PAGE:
Adriaan Basson

Adriaan Basson: Connecting the dots of the Zupta fightback

2019-08-19 07:01
ANC Secretary-General Ace Magashule addresses journalists.  Photo: Jabu Kumalo

ANC Secretary-General Ace Magashule addresses journalists. Photo: Jabu Kumalo

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The actors enabling Jacob Zuma and the Guptas to have their way are desperate to divert attention away from their own sins to whatever mud they can throw at Cyril Ramaphosa, writes Adriaan Basson.

Public Protector Busisiwe Mkhwebane, the EFF, two controversial Sunday Independent journalists and a sophisticated social media bot campaign are the main actors at the heart of the Zuma faction's fightback against the Cyril Ramaphosa presidency.

Although it is still unclear at this point whether the fightback campaign is orchestrated, centrally driven or linked to current or former intelligence operatives, events of the past two months have shown an intensity in targeting Ramaphosa and his public enterprises minister, Pravin Gordhan.

There has rarely been a week during which Ramaphosa and/or Gordhan has not been publicly attacked by one or more of these actors. The background to this is the intensity with which Advocate Shamila Batohi, the national director of public prosecutions, is assembling a strategy and team to arrest and prosecute the biggest benefactors of the Zupta era's state capture.

At this stage, it seems that the Zuma fightback squad has been faster out of the blocks than Batohi, who has had to make peace with the fact that she was handed a limping NPA. Batohi had to apply Dettol and band-aid to people and systems to recover quickly from a lost decade of political interference in the work of the NPA.

She is down two deputies with the early retirement of Advocate Silas Ramaite over the weekend and needs to strengthen the team around her expeditiously to make up lost ground.

What is she up against?

It is estimated that South Africa lost more than R100bn during the reign of Zuma and his friends, the Guptas. Through a litany of dubious transactions and political machinations, billions were siphoned off state-owned enterprises like Transnet, Eskom and Denel.

No wonder the latter can no longer pay its staff's salaries.

The actors enabling Zuma and the Guptas to have their way – from Brian Molefe to Matshela Koko, Ben Ngubane, Anoj Singh, Malusi Gigaba, Dan Mantsha and Salim Essa – are desperate to divert attention away from their own sins to whatever mud they can throw at Ramaphosa.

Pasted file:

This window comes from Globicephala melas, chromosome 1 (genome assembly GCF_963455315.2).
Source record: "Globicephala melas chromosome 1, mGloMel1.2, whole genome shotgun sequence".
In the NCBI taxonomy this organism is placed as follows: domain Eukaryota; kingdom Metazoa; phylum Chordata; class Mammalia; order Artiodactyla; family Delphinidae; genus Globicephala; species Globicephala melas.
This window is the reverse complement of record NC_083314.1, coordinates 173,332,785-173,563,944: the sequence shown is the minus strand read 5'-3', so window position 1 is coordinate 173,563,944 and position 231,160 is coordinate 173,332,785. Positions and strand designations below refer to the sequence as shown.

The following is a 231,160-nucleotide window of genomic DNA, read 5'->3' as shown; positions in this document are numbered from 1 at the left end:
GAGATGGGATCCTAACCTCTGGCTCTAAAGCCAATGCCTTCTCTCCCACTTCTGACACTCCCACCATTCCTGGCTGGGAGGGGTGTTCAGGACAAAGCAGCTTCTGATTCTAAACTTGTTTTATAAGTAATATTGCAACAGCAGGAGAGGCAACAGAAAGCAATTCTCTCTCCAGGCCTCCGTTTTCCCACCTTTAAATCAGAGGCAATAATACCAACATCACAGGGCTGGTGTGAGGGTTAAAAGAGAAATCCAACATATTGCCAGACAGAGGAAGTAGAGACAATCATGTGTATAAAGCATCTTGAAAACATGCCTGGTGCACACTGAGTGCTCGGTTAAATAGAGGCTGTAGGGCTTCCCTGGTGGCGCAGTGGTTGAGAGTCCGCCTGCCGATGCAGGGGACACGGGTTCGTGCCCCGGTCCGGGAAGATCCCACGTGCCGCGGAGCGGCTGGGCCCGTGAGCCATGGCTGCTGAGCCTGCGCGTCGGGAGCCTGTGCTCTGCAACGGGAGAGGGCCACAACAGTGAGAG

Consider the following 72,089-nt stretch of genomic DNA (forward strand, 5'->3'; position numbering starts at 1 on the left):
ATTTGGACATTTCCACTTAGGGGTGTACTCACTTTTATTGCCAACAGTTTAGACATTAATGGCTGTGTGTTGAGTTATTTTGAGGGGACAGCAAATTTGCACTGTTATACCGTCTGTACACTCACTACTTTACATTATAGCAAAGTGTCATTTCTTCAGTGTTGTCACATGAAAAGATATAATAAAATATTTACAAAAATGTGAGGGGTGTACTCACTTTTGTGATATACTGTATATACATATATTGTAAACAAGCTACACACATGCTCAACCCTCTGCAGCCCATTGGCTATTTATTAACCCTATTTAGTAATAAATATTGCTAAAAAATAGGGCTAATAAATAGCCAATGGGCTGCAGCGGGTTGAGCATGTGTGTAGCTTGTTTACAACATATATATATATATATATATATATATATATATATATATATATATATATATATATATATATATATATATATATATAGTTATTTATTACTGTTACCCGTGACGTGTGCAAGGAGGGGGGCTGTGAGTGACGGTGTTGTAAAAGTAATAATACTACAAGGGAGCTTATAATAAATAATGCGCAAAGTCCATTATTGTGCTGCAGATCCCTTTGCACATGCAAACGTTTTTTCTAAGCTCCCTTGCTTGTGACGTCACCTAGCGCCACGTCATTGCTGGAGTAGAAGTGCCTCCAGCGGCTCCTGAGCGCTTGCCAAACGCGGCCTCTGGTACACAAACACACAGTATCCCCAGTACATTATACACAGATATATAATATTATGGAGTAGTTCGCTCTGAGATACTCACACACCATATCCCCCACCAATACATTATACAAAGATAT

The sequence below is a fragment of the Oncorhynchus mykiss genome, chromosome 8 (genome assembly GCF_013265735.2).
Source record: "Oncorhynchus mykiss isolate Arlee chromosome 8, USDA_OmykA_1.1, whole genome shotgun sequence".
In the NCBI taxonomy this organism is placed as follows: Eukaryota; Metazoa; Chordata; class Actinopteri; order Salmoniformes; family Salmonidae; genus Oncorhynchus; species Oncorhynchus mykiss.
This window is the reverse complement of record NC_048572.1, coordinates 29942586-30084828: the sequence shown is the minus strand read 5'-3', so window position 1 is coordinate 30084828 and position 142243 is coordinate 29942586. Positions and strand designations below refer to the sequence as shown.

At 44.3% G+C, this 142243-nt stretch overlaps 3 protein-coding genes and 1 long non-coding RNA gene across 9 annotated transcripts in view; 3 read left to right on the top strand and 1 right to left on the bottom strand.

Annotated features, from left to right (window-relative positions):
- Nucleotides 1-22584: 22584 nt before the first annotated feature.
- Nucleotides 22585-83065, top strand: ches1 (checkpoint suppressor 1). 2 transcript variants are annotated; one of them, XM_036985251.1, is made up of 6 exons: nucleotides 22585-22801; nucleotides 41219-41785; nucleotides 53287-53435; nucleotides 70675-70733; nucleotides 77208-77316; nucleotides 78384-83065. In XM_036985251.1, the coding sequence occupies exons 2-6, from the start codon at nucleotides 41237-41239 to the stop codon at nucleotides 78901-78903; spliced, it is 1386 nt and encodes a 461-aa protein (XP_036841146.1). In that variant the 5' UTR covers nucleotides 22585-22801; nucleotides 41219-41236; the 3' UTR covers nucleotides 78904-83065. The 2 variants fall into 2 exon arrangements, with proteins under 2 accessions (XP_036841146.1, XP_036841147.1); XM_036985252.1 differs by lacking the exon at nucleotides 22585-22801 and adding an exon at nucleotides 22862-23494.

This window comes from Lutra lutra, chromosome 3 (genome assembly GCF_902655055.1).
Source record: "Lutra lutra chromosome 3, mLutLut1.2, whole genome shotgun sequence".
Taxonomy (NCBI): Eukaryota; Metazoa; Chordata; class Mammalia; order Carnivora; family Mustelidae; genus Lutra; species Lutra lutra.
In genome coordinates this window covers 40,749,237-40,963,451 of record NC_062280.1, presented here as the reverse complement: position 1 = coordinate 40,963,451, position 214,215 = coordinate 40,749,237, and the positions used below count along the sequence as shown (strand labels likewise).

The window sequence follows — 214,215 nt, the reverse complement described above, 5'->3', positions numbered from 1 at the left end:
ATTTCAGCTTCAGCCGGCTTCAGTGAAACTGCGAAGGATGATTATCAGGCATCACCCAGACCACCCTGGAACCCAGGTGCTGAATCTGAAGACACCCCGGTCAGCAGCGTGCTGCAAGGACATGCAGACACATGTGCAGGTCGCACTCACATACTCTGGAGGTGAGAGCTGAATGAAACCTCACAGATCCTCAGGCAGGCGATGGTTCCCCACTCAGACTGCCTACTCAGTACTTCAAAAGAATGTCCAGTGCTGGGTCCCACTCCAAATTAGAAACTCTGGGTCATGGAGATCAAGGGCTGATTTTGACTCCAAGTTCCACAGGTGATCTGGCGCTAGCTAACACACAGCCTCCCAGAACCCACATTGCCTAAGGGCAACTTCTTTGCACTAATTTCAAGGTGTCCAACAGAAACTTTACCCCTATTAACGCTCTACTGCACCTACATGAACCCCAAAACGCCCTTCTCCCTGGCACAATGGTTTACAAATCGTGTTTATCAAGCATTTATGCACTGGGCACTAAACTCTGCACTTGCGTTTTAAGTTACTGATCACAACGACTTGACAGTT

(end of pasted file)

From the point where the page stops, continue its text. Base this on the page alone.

They'd much rather have us talking about Gavin Watson's R500 000 donation to the CR17 campaign for many more months than putting the focus back on where it was before Ramaphosa took over (and the EFF still supported the Zuma-must-go movement).

This is where it becomes murky. Because nobody can legitimately argue that Mkhwebane's focus on Watson's donation to Rampahosa's campaign doesn't justify a legitimate investigation by the Public Protector.

It ultimately comes down to a question of priorities. There is a reason that Mkhwebane chose to focus much more of her time and energy on the Gordhan and Ramaphosa investigations, flawed as they may be, than the Estina probe that implicates ANC secretary-general Ace Magashule.

Her role is ultimately to protect the public against rogue state organs, not the accounting of private political candidate campaigns.

Magashule is firmly in the Zuma faction and his role in Free State capture as former premier deserves Bosasa-like scrutiny from Mkhwebane and her office (remember that his sons were employed by the Guptas; he assisted the family in "legitimising" the landing of a private jet at Waterkloof; he approved the Estina project and directed millions of the province's advertising spend to the Guptas' New Age newspaper).

Which brings me to the Sunday Independent, the anti-Ramaphosa faction's favourite leaking ground. After their careers came to a crash with the Sunday Times' mea culpa over multiple wrong stories about what they dubbed the "Sars rogue unit", journalists Mzilikazi wa Afrika and Piet Rampedi have reinvented themselves as frontpage writers of the Iqbal Survé-owned Sunday Independent.

Coincidentally, Survé hired them around the same time as he realised that the Mpati Commission into the Public Investment Corporation was not going to be kind to him or his businesses.

Week-after-week, Wa Afrika and Rampedi are fed bank statements, emails and inside information about Mkhwebane's investigations into the president. Of course, there is nothing wrong about publishing these details if they are in the public interest – I would have done the same (and have published some of the emails on News24).

But context matters and the two gentlemen in question have to this day refused to accept responsibility for their anti-Sars stories that contributed significantly to the breaking-down of the taxman's investigative capacity. Rampedi uses his Twitter account to denigrate other journalists who don't agree with his world views and calls them a "cabal" (I am number 28 on his list).

What remains to be said about the EFF, that has flip-flopped more than a Russian acrobat at the prime of her career? They are firmly driving the anti-Ramaphosa, pro-Mkhwebane narrative on social media and in public for political gain.

It basically comes down to this: for as long as Batohi and her colleagues at the NPA don't make arrests, the fightback will continue unabated and Ramaphosa will increasingly look like a lame duck.

- Basson is editor-in-chief of News24 and author of the forthcoming book Blessed by Bosasa.

Read more on:    npa  |  ace maga­shule  |  busisiwe mkhwebane  |  cyril ramaphosa  |  state capture
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